Patient Reported Outcome Measures in Neurologic Communication Disorders: An Update In her seminal book on outcome measurement in the field of communication disorders, Carol Frattali (1998)  set the path for outcomes research and clinical application in the field of speech-language pathology. In particular, she defined the many possible outcomes that can be measured to examine the influence of an intervention ... Article
Article  |   June 01, 2015
Patient Reported Outcome Measures in Neurologic Communication Disorders: An Update
Author Affiliations & Notes
  • Michael de Riesthal
    Department of Hearing and Speech Sciences, Vanderbilt University, Nashville, TN
  • Katherine B. Ross
    Department of Audiology and Speech Pathology, Phoenix VA Health Care System, Phoenix, AZ
  • Financial Disclosure: Michael de Riesthal is assistant professor of Hearing and Speech Sciences and director of Pi Beta Phi Rehabilitation Institute at Vanderbilt University. Katherine B. Ross is speech pathology section chief at Phoenix VA Health Care System.
    Financial Disclosure: Michael de Riesthal is assistant professor of Hearing and Speech Sciences and director of Pi Beta Phi Rehabilitation Institute at Vanderbilt University. Katherine B. Ross is speech pathology section chief at Phoenix VA Health Care System.×
  • Nonfinancial Disclosure: Michael de Riesthal has previously published in the subject area. Katherine B. Ross has previously published in the subject area.
    Nonfinancial Disclosure: Michael de Riesthal has previously published in the subject area. Katherine B. Ross has previously published in the subject area.×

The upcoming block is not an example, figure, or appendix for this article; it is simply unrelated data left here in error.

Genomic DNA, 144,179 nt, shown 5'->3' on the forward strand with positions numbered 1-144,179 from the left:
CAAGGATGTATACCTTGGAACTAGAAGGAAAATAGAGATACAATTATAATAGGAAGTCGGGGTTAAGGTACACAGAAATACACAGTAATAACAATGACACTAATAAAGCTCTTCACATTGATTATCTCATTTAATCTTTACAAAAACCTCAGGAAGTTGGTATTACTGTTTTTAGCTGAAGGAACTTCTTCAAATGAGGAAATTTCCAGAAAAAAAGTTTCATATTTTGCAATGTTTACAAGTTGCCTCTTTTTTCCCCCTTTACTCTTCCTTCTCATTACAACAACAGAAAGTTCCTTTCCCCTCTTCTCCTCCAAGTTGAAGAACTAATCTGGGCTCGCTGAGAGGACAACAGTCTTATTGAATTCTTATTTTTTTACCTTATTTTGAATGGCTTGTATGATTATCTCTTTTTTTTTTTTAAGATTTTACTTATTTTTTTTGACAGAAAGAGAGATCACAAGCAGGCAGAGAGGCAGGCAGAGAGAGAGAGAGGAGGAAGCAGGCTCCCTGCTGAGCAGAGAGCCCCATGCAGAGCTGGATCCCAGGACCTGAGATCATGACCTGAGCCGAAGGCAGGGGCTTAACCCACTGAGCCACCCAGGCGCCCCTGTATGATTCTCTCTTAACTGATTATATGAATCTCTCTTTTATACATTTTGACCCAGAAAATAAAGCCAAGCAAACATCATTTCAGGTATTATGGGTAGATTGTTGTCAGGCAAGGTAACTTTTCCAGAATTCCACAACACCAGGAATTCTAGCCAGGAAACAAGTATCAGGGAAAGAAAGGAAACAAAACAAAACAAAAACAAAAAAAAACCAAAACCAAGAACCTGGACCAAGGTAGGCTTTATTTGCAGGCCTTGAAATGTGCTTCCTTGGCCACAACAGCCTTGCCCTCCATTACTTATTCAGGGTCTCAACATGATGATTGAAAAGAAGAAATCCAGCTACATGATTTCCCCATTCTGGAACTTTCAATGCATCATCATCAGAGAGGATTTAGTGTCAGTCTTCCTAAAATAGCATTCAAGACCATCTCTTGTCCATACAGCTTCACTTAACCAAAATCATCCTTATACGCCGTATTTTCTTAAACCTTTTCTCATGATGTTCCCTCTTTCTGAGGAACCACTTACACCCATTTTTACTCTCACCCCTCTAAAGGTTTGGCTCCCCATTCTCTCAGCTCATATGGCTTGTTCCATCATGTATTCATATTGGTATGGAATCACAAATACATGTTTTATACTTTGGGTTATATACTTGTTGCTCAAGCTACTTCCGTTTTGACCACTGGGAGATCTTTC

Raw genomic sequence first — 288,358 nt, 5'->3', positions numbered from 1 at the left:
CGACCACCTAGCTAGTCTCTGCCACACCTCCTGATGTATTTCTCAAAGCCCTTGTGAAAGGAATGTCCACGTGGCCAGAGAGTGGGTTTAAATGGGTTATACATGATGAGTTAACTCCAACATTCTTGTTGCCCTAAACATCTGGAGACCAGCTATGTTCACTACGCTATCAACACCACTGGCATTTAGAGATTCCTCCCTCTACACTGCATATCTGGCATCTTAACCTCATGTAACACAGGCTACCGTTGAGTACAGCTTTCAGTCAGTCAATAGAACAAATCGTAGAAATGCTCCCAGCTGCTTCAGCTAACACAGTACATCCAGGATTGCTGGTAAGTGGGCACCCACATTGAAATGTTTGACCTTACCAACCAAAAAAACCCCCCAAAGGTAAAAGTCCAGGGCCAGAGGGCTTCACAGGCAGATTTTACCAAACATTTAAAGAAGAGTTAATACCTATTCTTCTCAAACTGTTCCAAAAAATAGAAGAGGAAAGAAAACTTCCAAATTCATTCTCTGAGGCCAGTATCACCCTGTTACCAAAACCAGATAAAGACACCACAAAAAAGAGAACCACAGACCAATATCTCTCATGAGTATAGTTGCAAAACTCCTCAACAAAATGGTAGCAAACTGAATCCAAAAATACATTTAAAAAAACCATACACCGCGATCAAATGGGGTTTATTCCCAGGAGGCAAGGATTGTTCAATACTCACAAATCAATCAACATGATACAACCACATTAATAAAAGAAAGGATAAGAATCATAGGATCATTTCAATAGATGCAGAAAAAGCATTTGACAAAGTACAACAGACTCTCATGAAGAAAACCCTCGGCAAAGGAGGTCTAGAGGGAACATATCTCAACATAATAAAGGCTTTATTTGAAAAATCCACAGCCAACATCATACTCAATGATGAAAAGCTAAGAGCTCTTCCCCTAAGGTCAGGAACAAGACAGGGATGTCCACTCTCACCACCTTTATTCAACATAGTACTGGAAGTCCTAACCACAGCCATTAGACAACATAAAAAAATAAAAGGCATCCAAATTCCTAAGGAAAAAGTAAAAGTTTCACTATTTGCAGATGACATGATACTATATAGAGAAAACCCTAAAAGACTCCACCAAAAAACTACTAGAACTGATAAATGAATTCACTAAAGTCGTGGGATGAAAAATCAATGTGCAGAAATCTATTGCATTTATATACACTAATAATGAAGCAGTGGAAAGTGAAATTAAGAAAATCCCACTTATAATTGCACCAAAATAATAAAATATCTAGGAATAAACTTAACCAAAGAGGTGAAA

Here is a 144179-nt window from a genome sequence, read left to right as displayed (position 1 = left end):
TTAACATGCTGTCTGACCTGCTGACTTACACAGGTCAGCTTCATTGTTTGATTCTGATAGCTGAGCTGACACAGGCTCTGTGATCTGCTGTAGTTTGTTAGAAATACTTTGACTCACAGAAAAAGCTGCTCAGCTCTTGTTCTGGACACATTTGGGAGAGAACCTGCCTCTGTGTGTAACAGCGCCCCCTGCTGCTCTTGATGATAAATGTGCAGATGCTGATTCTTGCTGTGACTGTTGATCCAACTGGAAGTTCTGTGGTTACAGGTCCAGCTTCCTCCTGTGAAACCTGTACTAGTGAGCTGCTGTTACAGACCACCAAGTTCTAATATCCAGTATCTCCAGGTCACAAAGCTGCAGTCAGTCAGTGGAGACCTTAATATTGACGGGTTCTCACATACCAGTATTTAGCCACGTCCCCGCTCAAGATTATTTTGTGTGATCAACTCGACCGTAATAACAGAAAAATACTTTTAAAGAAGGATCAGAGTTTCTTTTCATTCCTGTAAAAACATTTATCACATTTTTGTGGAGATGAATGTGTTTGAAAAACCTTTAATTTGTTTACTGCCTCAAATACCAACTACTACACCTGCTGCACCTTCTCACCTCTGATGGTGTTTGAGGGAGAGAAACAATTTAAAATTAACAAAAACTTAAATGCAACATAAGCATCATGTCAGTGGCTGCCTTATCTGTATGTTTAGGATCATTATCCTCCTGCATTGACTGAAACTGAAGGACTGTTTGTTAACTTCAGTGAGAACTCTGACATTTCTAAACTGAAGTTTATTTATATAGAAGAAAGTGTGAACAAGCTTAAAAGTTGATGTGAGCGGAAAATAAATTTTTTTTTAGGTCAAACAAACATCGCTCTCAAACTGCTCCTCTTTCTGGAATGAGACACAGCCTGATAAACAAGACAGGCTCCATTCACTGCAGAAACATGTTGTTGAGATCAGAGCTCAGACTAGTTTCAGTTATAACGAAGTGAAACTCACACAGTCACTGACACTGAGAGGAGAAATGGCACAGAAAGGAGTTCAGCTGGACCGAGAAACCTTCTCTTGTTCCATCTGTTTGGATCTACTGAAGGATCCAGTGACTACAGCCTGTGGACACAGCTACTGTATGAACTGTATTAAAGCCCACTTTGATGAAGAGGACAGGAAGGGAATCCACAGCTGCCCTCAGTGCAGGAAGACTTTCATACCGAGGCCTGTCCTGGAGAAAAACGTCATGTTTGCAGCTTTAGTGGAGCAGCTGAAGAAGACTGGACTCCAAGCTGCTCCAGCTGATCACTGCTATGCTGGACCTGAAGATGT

Article Information
Research Issues, Methods & Evidence-Based Practice / Language Disorders / Aphasia / Articles
Article   |   June 01, 2015
Patient Reported Outcome Measures in Neurologic Communication Disorders: An Update
SIG 2 Perspectives on Neurophysiology and Neurogenic Speech and Language Disorders, June 2015, Vol. 25, 114-120. doi:10.1044/nnsld25.3.114
History: Received March 12, 2015 , Revised April 13, 2015 , Accepted April 27, 2015
SIG 2 Perspectives on Neurophysiology and Neurogenic Speech and Language Disorders, June 2015, Vol. 25, 114-120. doi:10.1044/nnsld25.3.114
History: Received March 12, 2015; Revised April 13, 2015; Accepted April 27, 2015

In her seminal book on outcome measurement in the field of communication disorders, Carol Frattali (1998)  set the path for outcomes research and clinical application in the field of speech-language pathology. In particular, she defined the many possible outcomes that can be measured to examine the influence of an intervention and the ways in which these measures can inform public policy. Of these, patient or client centered measures, which index outcome based on the patient's and family's or caregiver's perspective, have received increasing attention in recent research and clinical practice. These measures examine a variety of patient reported outcomes (PRO) associated with health. PRO measures are being used more commonly in clinical practice and as end points in medical and rehabilitation outcomes research. This perspective reflects the shift in medicine and rehabilitation toward patient-centered care. In this article, we will examine the rationale for using PRO measures, the advantages and challenges for using these tools, and current use of PRO measures in neurological communication disorders.

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